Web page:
Written by: Stewart Fast, OREC Board Member
Is it possible to power modern, industrialized, mixed urban and rural regions like Ottawa with 100% local renewable energy sources? Yes it is. That is the message from 140 different regions in Germany. They all have qualified for recognition as 100% renewable energy regions from a program sponsored by the German Federal Environment Ministry and administered by the “Institute for distributed energy technologies“.
Their 100% renewable energy region program works a bit like the LEED building rating system that many people might already be familiar with. There are criteria against which the region is rated against and if it gets enough points it qualifies. There are two ratings : starter and pioneer. The criteria include things like knowing the current energy mix, what are the current goals for renewables, level of institutional support (e.g. municipal council or other), and of course progress to 100% renewables.
The region of Steinfurt is a good example. Located in the northwest of Germany it is a mix of urban and agricultural land with a population of about half of Ottawa and taking up about 2/3rds of the area that Ottawa does. First the region conducted a detailed inventory of energy use in all sectors (heat, electricity and fuels) discovering along the way that energy expenditures were 1.4 billion euros annually. The opportunity to procure that energy locally and add value to the region was a great motivator for the region’s government.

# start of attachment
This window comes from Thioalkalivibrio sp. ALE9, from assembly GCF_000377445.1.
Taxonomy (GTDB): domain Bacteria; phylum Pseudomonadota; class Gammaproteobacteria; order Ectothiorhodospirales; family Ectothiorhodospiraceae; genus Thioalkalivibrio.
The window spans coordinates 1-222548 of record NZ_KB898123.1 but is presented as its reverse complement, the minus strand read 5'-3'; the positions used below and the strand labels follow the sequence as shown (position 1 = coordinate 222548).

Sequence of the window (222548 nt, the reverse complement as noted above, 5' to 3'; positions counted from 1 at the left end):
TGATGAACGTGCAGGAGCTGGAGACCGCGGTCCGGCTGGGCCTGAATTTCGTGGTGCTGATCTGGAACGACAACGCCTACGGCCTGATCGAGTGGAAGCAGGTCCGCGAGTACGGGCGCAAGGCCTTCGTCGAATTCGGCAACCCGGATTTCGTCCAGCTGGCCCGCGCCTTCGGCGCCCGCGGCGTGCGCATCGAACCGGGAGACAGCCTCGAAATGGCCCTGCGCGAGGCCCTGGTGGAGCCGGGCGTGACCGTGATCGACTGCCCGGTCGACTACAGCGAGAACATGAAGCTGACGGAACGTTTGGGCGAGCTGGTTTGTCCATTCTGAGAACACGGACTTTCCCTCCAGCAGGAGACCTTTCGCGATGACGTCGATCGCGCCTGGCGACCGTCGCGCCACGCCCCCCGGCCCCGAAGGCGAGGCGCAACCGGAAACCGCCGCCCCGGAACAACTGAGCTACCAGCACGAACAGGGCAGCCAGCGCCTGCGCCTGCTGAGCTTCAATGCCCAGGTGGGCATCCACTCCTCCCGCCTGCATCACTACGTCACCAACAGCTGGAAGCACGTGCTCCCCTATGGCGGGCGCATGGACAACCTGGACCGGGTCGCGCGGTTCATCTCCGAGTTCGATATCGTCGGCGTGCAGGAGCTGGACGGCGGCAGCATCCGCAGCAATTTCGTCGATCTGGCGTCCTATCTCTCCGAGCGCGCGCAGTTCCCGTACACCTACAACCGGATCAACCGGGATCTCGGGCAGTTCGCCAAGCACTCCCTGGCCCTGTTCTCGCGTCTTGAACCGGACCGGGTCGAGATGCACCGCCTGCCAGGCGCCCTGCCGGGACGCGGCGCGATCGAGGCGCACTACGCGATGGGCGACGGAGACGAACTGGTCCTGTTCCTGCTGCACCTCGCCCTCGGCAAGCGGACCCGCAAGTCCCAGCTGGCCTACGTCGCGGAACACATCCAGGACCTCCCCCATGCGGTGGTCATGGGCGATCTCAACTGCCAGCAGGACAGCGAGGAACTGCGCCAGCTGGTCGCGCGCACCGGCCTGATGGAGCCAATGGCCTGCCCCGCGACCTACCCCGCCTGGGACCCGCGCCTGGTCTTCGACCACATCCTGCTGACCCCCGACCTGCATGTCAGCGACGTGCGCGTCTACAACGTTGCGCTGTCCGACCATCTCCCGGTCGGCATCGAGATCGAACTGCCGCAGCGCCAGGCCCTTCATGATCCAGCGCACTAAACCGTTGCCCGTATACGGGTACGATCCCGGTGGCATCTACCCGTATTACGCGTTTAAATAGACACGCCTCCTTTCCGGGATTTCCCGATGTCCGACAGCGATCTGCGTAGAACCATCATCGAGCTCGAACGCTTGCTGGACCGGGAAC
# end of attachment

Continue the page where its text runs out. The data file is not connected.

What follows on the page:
Steinfurt has set a goal to be 100% renewable powered by 2050. This will be achieved by reducing overall energy use and taking advantage of wind, solar, bioenergy and hydro sources that exist in the area. The two diagrams below show the current (2010) flows of energy and the future flows of energy. You might notice that industrial activity and transportation is maintained in the 2050 scenario.
Regions like Steinfurt believe it is possible to be powered by 100% renewables. What would it take for Ottawa to pursue this kind of path? Some first steps are: 1) the City needs to know more about our current energy mix, how much do we use, where does it come from and how much is it costing us? 2) how much energy potential exists within our regional boundaries? A few of these kinds of studies have been done but there is a need to coordinate information. 3) Finally, and most importantly, is to get talking about this kind of vision.
CURRENT (2010) Energy mix for Steinfurt Germany
PROPOSED Energy Mix for Steinfurt, Germany (2050)
(Figures credited to the Office for Climate Protection and Sustainability, District of Steinfurt)